The largest city in Ottawa County, and just outside of Grand Rapids, Holland sits along the shores of Lake Macatawa, just off the eastern shore of Lake Michigan.
The first settlers to arrive in Holland arrived in 1847, in the form of Dutch Calvinist separatists, led by Dr. Albertus van Raalte. They settled in the midst of the native Ottawa Tribe’s land, which quickly led to tensions between the two groups. The Dutch eventually purchased the land from the Ottawa tribe later that year.
Holland Public Schools operate seven schools in the community, including an early childhood center, four K-7 schools, and two high schools, serving grades 8-12. The community is also home to two private schools: Grand Haven Christian School and St. John’s Lutheran School. Secondary education is offered in Holland at four colleges: Grand Valley State University, Davenport University, Hope College and Western Theological Seminary. Amtrak service to Chicago and Detroit is available in nearby Grand Rapids.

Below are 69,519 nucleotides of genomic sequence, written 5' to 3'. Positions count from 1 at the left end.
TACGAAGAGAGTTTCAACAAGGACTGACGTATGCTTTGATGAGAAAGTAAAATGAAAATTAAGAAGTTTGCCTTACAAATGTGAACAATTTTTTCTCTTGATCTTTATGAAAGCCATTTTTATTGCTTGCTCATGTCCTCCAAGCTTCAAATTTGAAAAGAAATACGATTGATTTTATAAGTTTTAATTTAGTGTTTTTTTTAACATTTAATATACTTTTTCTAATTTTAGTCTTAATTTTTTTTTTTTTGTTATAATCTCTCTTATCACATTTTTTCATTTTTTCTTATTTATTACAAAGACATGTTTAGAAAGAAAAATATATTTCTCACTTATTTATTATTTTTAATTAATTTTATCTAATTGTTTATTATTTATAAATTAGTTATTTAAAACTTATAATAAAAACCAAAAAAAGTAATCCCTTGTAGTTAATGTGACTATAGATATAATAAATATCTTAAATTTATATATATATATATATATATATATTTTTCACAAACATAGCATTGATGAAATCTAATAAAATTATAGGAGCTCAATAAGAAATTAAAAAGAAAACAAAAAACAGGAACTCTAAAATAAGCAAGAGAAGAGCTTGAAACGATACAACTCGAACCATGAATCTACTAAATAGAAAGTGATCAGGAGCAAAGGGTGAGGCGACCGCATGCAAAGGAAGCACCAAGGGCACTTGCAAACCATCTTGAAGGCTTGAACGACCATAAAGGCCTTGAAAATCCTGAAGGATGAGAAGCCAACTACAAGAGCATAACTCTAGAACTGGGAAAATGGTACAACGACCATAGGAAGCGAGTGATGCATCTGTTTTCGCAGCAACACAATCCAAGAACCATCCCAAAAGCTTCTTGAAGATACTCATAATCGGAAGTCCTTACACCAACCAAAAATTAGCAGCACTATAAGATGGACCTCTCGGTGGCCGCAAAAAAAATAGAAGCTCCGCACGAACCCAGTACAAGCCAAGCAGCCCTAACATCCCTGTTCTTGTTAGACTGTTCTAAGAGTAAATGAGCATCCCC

The Dutch culture upon which Holland was founded is still intact today. The uniqueness of Holland drives tourists from southwestern Michigan and beyond, who flock to see the various Dutch-themed events and attractions. The most notable festival is the Tulip Time Festival, which features six million tulips, and takes place throughout the city every May. This festival draws over a million tourists every May, and as such, has been ranked as the best small town festival by Readers Digest. Its location along Lake Macatawa makes Holland a prime spot for summer water activities, with numerous public beach access points. In 2010, Holland was ranked the 2nd happiest and healthiest town in the United States by the Well-Being Index.